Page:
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Balmain and Balenciaga: flashback and fast forward

Balenciaga combined leather and coarse raffia with plastics. Balmain had a military look with extreme shoulder lines, fringed epaulets and badges a la Michael Jackson.


PARIS — In fashion, there's a never-ending battle between the crowd-pleasing commercial and the boundary-pushing conceptual. And nowhere was it more clear at this week's Paris runway shows than at Balmain and Balenciaga, destined to be two of the spring season's most influential collections. Both emphasized a new urban sportiness, but in vastly different ways.

The flashy, trashy glamour of Christophe Decarnin at Balmain has been driving the fashion world of late -- the sequins, stripes, ripped jeans and fringed booties on the street and in stores right now are all from him. So Zara and H&M should be thankful for another hot Balmain show.

For spring 2010, he turned to the military look, with coppery metal mesh as the main stylistic element in his raucous collection, set to 1980s party anthem "Rapper's Delight."

The show had all the sizzle of a Hollywood event. There's also the matter of timing. If there is someone who has inadvertently benefited from Michael Jackson's death, it is Decarnin. (Jackson had been known to wear some of Decarnin's jackets.) And the designer continued to hearken back to the King of Pop with extreme shoulder lines, fringed epaulets and military badges on those now-famous jackets.

The 1980s flashback might have started to wear thin if the workmanship were not so impressive. Coppery mesh and sequins were masterfully draped into warrior princess mini-dresses, cinched with bullet-studded crocodile belts, while slashed T-shirts topped skintight, lace-up leather leggings and cargo pants.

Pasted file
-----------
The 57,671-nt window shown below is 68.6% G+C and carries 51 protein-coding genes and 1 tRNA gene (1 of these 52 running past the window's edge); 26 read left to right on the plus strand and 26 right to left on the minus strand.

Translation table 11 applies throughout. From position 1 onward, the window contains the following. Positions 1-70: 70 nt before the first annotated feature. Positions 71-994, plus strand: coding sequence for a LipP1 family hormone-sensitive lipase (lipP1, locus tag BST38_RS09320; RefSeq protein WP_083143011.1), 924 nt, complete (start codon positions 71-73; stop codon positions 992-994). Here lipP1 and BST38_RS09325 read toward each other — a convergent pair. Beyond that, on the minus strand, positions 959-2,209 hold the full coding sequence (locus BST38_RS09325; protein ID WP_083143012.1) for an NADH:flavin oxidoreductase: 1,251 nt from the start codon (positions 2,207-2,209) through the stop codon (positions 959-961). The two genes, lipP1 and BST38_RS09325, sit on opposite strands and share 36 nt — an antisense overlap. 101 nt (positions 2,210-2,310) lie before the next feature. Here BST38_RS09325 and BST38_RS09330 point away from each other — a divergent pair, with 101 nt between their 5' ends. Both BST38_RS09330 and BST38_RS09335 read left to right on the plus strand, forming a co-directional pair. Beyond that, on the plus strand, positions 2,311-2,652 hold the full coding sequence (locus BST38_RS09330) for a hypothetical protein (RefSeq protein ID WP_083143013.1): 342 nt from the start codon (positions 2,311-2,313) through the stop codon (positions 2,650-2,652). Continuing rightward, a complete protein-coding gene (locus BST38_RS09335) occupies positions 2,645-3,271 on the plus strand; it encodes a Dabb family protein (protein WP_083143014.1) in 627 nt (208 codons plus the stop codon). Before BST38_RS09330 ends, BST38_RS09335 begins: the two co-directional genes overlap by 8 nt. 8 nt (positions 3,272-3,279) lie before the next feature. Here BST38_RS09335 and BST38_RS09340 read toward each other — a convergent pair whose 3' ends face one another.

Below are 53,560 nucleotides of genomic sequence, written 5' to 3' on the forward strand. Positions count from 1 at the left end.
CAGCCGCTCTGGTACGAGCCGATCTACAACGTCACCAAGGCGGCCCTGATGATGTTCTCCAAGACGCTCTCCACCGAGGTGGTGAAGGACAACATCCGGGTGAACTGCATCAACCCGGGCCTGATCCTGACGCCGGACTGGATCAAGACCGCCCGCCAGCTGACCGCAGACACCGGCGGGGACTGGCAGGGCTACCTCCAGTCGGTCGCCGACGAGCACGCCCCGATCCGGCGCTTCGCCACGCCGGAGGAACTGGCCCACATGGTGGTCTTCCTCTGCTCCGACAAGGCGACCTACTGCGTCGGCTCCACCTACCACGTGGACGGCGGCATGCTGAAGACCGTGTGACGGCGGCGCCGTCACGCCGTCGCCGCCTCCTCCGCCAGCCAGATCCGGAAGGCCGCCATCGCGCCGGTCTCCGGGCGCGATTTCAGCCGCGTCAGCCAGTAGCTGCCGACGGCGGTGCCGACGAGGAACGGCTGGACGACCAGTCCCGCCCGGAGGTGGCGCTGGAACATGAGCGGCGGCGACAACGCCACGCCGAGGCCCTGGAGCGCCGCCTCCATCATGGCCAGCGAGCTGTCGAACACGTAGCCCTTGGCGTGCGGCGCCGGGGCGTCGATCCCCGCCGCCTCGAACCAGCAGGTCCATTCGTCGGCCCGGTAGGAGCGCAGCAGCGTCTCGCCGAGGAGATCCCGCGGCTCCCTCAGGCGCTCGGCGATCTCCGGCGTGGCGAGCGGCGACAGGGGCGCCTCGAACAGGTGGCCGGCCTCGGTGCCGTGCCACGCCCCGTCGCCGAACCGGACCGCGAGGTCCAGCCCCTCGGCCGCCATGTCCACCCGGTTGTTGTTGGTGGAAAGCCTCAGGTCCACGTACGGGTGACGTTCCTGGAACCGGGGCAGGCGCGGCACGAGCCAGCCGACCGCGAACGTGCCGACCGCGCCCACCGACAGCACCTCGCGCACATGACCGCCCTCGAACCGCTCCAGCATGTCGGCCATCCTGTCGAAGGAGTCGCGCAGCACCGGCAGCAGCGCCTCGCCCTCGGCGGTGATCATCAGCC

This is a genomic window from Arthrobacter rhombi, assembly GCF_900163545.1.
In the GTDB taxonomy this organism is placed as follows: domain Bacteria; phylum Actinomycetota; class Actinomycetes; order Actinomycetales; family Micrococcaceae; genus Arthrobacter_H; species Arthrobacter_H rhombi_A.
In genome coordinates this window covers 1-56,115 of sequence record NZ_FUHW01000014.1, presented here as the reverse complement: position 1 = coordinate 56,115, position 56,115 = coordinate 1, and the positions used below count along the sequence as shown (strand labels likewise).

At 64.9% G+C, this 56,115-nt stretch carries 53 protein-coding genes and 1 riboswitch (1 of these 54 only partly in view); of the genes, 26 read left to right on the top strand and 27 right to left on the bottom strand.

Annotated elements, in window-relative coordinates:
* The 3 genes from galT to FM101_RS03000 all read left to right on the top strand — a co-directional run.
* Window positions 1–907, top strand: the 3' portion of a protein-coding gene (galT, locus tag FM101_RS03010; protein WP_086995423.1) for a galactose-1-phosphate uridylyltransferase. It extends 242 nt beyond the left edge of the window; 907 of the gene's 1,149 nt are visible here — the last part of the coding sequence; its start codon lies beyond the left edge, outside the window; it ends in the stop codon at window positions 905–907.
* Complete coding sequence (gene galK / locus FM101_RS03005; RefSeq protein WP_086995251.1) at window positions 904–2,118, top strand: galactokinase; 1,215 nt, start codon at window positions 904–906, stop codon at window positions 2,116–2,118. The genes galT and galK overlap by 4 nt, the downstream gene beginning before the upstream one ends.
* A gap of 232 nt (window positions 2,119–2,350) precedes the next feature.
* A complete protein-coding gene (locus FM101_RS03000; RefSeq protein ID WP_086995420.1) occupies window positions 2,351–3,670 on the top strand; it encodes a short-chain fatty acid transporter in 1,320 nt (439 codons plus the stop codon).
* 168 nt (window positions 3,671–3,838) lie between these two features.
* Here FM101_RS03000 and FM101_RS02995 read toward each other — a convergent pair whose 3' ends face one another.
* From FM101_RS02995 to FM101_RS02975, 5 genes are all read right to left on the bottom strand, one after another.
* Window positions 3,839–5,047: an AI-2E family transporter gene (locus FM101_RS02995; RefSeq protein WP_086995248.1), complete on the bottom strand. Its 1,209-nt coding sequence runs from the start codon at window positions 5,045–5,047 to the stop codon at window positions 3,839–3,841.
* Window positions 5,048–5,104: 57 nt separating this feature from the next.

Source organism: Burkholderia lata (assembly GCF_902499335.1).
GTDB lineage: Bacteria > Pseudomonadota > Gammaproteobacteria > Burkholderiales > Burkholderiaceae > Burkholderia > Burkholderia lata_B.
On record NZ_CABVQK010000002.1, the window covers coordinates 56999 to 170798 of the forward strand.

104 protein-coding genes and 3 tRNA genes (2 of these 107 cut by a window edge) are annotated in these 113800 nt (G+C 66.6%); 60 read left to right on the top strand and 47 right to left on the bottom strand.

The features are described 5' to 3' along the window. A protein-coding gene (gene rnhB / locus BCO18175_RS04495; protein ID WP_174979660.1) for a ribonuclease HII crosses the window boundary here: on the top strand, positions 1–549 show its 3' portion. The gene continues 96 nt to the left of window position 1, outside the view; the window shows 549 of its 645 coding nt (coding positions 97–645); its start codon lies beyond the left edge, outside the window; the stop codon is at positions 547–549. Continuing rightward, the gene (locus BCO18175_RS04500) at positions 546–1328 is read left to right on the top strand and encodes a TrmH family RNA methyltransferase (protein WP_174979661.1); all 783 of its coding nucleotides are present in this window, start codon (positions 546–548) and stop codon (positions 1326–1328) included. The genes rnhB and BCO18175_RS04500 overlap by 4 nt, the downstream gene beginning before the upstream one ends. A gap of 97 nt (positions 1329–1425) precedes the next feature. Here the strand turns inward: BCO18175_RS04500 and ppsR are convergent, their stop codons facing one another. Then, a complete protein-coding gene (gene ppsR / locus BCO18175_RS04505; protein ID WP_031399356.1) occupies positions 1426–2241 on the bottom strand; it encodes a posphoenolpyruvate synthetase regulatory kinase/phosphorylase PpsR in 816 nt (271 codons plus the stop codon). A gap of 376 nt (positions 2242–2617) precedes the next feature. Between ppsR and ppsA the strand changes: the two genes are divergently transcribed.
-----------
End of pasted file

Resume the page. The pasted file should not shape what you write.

It's not as if these clothes are new, but their brash sexiness is what's grabbing the attention of Rihanna (sitting front row), Beyonce and Gwyneth Paltrow. It is unapologetically in-your-face, look-at-me fashion for the celebrity era.

By comparison, Balenciaga was a burst of modernism. Nicolas Ghesquiere was ahead of the curve last season with his feminine print dresses, lace bandeaus and swagged silk skirts. So now that everyone else is feeling romantic for spring, he's moved on.

"I wanted something urban and graphic," the designer said backstage. "Collages of natural and synthetic materials, almost like toys." Ghesquiere combined leather and coarse raffia with plastics, blurring the lines between real and fake, new and old, couture and mass. I like to imagine him in art class with scissors, colored paper and glue, cutting and pasting the clothes. And indeed, there was a two-dimensional quality to them, as if they had been put together on paper dolls.

Motocross-inspired hooded vests pieced together from leather and textured jersey were worn with skintight leather leggings tucked into what are sure to be the extreme footwear of the season -- short booties with shafts covered in metal hardware.

Next up were sleeveless tops with racing stripes, skirts with haphazardly placed sheer and pleated panels, and a handful of snug-fitting leather jackets. Short dresses were collages of shiny, matte and transparent pieces. Plastic-y miniskirts in multicolored stripes came with sleeveless shirts in crisp white, slit open to reveal flashes of color.

These clothes were like nothing you've ever seen. The challenge will be in how they translate from the runway to the street, and indeed to Zara.


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